English Idioms


Trou de mémoire

When i speak,it happens frequently that i don't find a word or some details...How can we translate: j'ai un trou de mémoire?

5 comments

  • Hello Mifrance.
    It's I, the Guardian Angel.


    My mind went blank. (Robert&Collins)
    I have a knowledge-gap. (WordReference.com)
    I have a gap in my memory. (Robert&Collins)
    You might have a loss of memory as well, or a memory-loss.


    All that is what I acquired from books, Mifrance. So take it with all proper reserve. For my part I would favor the last way:
    I have a loss of memory.
    But anyway the best would be that you have a good memory. If by chance it happened you were at a loss for words, just say: ... , say, how shall I put it?, ...


    May I point out a failure in your keyboard, Mifrance. Your uppercase (capital letter) I doesn't work anymore. Every time you type I, a small i shows up. That makes you miserably shrink! If I were you, I'd right away call Bob Carter, the techie of the Delavigne Corporation so that he drops by to fix your I key.


    Godspeed!
    (CW)
  • Thank so much Guardian Angel !


    God save my memory...It was not necessary to call Bruno Carter...I'am sorry for the seedy "i".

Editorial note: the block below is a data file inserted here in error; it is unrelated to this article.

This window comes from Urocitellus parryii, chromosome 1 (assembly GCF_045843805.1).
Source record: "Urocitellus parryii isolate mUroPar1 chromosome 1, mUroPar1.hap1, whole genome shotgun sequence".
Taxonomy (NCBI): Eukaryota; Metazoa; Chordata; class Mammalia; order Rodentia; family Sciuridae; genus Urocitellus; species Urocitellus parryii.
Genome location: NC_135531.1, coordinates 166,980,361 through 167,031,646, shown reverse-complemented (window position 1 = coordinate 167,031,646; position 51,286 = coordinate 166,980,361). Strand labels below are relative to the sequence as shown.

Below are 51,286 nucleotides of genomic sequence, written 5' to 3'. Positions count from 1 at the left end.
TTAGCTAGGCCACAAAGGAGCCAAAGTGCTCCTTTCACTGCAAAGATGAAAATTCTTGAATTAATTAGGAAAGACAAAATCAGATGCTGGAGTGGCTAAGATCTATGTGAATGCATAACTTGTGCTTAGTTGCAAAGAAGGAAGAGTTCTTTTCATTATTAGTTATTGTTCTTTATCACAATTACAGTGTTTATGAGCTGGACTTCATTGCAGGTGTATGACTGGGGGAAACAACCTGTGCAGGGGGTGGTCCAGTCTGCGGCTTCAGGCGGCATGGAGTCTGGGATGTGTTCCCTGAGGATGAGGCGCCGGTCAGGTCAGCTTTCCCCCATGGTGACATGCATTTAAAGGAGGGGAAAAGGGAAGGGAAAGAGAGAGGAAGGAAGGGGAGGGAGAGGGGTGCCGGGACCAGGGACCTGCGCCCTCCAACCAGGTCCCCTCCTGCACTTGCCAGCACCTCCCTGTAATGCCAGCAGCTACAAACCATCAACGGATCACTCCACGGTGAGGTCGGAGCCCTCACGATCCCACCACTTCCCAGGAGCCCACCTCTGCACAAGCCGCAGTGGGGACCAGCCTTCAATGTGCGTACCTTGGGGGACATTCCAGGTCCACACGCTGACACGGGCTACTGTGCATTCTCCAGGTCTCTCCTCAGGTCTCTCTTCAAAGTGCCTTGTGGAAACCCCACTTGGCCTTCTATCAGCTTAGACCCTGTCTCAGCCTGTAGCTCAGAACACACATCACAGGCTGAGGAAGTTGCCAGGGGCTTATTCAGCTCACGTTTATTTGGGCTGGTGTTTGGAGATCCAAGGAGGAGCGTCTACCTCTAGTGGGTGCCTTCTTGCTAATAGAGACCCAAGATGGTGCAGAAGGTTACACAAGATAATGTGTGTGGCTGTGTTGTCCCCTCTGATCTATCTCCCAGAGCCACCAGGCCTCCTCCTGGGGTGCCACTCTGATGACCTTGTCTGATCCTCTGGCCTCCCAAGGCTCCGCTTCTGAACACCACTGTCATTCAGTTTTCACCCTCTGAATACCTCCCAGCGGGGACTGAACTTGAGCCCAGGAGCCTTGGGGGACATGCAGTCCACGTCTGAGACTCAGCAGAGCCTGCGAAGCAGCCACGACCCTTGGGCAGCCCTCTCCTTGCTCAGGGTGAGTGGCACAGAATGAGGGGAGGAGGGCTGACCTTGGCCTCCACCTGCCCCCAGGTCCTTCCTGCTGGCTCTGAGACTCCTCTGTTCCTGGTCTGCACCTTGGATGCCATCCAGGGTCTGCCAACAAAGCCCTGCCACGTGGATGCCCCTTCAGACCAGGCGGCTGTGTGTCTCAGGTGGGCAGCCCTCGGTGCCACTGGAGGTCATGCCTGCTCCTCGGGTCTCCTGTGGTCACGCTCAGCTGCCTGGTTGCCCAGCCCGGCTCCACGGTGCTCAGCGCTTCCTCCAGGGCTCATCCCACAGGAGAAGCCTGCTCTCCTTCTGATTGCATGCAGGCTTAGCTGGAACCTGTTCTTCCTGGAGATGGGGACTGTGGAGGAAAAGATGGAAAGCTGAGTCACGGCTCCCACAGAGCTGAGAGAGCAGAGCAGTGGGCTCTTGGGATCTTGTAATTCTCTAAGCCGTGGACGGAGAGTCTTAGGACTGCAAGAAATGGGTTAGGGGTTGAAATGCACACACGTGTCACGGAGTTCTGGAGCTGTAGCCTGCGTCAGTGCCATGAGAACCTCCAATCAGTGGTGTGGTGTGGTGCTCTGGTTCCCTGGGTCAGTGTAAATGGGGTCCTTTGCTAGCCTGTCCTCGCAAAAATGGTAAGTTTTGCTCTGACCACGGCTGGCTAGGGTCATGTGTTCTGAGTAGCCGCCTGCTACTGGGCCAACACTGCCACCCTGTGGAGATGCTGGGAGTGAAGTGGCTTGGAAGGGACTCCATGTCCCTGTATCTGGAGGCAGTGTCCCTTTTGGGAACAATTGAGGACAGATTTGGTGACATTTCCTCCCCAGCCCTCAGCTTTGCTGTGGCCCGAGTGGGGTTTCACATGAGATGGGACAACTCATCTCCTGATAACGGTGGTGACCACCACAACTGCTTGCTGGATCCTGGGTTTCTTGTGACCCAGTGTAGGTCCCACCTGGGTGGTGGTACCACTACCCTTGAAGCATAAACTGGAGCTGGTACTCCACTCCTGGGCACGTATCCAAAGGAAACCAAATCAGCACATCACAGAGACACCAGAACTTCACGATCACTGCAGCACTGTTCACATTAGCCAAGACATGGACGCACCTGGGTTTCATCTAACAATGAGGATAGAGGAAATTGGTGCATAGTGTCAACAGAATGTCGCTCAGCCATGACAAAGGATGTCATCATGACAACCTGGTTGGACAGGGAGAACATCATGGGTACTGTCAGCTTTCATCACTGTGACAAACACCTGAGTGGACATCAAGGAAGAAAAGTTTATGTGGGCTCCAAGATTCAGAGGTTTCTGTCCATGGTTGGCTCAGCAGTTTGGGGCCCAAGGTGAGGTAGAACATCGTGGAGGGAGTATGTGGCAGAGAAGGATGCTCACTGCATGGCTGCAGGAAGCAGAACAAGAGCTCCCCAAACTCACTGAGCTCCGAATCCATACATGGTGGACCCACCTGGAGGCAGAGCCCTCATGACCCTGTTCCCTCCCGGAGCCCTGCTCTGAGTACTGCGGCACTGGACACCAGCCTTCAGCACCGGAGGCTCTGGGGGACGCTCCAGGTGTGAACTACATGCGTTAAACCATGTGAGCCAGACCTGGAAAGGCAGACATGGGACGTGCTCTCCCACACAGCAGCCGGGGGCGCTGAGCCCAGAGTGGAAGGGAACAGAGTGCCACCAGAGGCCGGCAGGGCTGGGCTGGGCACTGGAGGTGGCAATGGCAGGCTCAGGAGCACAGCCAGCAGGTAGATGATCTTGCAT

About "loss of memory", I heard american people saying "senior moment". Why not?


    Bye!
  • A lapse of memory/ a memory lapse
    is the translation given by Le Larousse multilingue.


    You heard American (capital A) people saying "senior moment". Senior moment is a neologism for a momentary lapse in memory, particularly one experienced by a senior citizen. That neologism was born give or take ten years ago.


    May I forward hereafter a quotation of Wordspy where you can find more about the expression. <wordspy.com/words/seniormoment.asp>


    "As baby boomers age, memory loss looms large in America. This being the land of marketing opportunity, that means we'll be seeing more and more things designed to help. We've already produced a term for the problem: "Senior moment" was named Word of the Year (even though it's two words) by Webster's New World College Dictionary a couple of years back (who can remember when, exactly?)."
    —Alison apRoberts, "Keeping boomers sharp," Sacramento Bee, December 24, 2002


    If you say, you young Mifrance, "I have some senior moments myself", that could be with a touch of irony. If not, you'd rather say "I have some memory lapse" or "memory loss". At least I think so.


    If one day, by chance, I ran into you down this forum, no loss of memory, no lapse of memory, no gap in my memory, no blank in my mind, no senior moment would preclude me from remembering your clever remark about human capability of keeping data throughout years. Notwithstanding possible senior moments it outdoes the burned CD's which can't exceed two to ten years.


    With my best souvenir,
    Gee
    Note: my souvenir won't turn blank for I'll do my best to keep sharp.
    [CW]
  • I would definitely say 'my mind went blank'
    :-)
  • See above...


    ...because un trou de memoire is idiomatic too.

Please sign in to leave a comment.